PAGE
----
Christians Wary of Future in Mideast, Vatican Aide Says

Shrinking Percentage Noted by Cardinal Arinze

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VATICAN CITY, MAR. 13. 2001 ( Christian communities wonder about their future in the Holy Land, where their share of the population is dropping, says the president of the Pontifical Council for Interreligious Dialogue.

Cardinal Francis Arinze, council president, recently visited Israel at the invitation of the apostolic nuncio and the Holy Land´s Catholic bishops. They exchanged points of view on the present situation, especially relations between Christians and Muslims.

Over Vatican Radio in Rome, Cardinal Arinze said that in the Holy Land «Christian communities wonder about their future, given the fact that their percentage is not increasing but decreasing: There is talk of 2% and some even say there is only 1.5%.»

«The problems stem from the difficult economic situation, the restricted freedom of movement, and the lack of job opportunities,» he said. «The number of people who want to leave is increasing; to emigrate to the United States, Canada …»

On his trip Cardinal Arinze also met with Armenian Orthodox personalities, Anglicans and Lutherans. He visited the principal study centers in Jerusalem and Bethlehem, and met with members of the various religious institutes in the region. He delivered an address at the Notre Dame Center on «Muslims and Christians: Relations in the Third Millennium.»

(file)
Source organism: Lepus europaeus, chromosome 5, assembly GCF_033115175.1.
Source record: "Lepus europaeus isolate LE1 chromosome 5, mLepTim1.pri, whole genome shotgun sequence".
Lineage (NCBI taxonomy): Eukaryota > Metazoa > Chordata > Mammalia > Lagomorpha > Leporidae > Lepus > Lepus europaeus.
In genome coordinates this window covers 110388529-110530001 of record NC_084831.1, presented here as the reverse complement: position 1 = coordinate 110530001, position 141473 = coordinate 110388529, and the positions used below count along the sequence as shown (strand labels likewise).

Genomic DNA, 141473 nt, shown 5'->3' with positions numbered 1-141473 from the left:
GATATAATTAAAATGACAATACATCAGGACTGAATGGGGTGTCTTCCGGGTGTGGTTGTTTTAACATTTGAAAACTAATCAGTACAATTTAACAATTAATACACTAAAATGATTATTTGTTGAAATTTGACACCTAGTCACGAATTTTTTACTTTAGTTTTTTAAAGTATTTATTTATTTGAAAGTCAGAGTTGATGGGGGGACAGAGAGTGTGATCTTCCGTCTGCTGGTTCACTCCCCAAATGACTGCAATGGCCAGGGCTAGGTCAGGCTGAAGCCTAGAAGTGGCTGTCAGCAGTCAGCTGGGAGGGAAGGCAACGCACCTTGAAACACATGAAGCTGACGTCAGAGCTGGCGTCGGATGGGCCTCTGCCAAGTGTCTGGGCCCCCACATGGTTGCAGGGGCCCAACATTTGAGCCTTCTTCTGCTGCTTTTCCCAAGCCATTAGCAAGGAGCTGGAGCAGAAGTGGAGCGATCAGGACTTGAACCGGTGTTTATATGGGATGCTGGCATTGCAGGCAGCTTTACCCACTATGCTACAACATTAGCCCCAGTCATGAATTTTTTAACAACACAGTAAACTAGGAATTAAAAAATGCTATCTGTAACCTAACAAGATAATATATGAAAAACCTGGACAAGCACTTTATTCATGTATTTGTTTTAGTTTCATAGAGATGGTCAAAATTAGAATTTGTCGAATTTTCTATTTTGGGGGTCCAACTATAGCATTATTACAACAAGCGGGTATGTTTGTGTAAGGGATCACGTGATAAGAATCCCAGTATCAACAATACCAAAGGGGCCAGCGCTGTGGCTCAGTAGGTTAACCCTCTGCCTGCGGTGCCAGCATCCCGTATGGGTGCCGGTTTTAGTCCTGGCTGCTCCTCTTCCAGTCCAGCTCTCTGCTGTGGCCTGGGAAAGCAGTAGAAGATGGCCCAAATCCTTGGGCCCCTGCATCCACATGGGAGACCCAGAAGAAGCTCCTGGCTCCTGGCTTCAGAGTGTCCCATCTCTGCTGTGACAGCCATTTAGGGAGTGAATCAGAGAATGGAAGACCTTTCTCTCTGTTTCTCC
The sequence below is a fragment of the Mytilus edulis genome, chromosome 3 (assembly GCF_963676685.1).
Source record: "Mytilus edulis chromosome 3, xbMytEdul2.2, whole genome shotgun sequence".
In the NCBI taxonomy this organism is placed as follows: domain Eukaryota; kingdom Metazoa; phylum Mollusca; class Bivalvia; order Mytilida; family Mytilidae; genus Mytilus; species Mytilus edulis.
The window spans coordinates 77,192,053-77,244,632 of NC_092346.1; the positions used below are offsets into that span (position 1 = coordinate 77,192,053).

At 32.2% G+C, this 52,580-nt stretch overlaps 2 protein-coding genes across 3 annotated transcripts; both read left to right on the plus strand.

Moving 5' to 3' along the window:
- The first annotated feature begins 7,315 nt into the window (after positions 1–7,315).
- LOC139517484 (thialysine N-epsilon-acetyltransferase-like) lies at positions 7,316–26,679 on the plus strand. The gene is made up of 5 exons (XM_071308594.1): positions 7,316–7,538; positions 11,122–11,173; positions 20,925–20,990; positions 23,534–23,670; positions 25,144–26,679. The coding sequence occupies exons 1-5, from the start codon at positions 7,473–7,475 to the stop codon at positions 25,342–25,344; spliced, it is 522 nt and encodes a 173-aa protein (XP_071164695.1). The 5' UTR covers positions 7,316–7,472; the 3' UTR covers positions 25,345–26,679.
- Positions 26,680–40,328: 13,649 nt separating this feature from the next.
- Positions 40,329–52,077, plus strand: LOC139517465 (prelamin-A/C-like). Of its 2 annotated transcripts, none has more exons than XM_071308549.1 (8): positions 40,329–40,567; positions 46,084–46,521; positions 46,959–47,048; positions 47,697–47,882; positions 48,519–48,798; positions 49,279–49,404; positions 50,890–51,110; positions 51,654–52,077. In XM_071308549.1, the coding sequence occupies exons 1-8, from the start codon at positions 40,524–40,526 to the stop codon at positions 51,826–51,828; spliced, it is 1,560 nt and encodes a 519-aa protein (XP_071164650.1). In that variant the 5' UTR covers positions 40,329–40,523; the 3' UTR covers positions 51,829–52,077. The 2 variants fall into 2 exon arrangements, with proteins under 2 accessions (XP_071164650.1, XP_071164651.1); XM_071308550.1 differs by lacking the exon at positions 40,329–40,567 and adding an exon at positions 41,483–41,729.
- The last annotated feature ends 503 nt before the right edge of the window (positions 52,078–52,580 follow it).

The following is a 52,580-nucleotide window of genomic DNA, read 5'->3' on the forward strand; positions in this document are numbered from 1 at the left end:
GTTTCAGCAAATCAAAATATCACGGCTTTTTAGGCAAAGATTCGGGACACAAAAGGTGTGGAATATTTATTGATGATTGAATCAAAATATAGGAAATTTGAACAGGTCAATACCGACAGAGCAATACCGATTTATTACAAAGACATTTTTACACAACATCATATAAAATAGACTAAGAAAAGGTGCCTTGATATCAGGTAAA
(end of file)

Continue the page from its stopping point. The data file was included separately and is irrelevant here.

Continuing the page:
Later, Cardinal Arinze spoke at the University of Bethlehem, directed by the Christian Brothers, on the role of the university in promoting the Christian-Muslim dialogue. He also paid a courtesy call on the Grand Mufti of Jerusalem.

Regarding the declining percentage of Christians, Cardinal Arinze told Vatican Radio, «This is neither good for the Muslims nor the Christians. It is not good for Muslims because the Arabs have been Christians and Muslims for centuries. Let´s not forget that Christianity already existed in this area 700 years before the birth of Islam, and Arab culture has been formed by Christians and Muslims.»

Another concern he noted is that «various Christian families — Catholic, Orthodox and Anglican — take initiatives of collaboration with Muslims but they realize that they have need of greater coordination among themselves, and of a form of collaboration that must be created. In the meeting I had with them, the Christians assured me of their determination to continue on this path.»

«In the third place, Christians see the need to collaborate with the Muslims, beginning, naturally, with the Palestinian territory, but not excluding the rest of Israel,» Cardinal Arinze emphasized. «The entire Holy Land must be involved. If religious collaboration is a need in all parts of the world, in the Holy Land it is even more urgent.»

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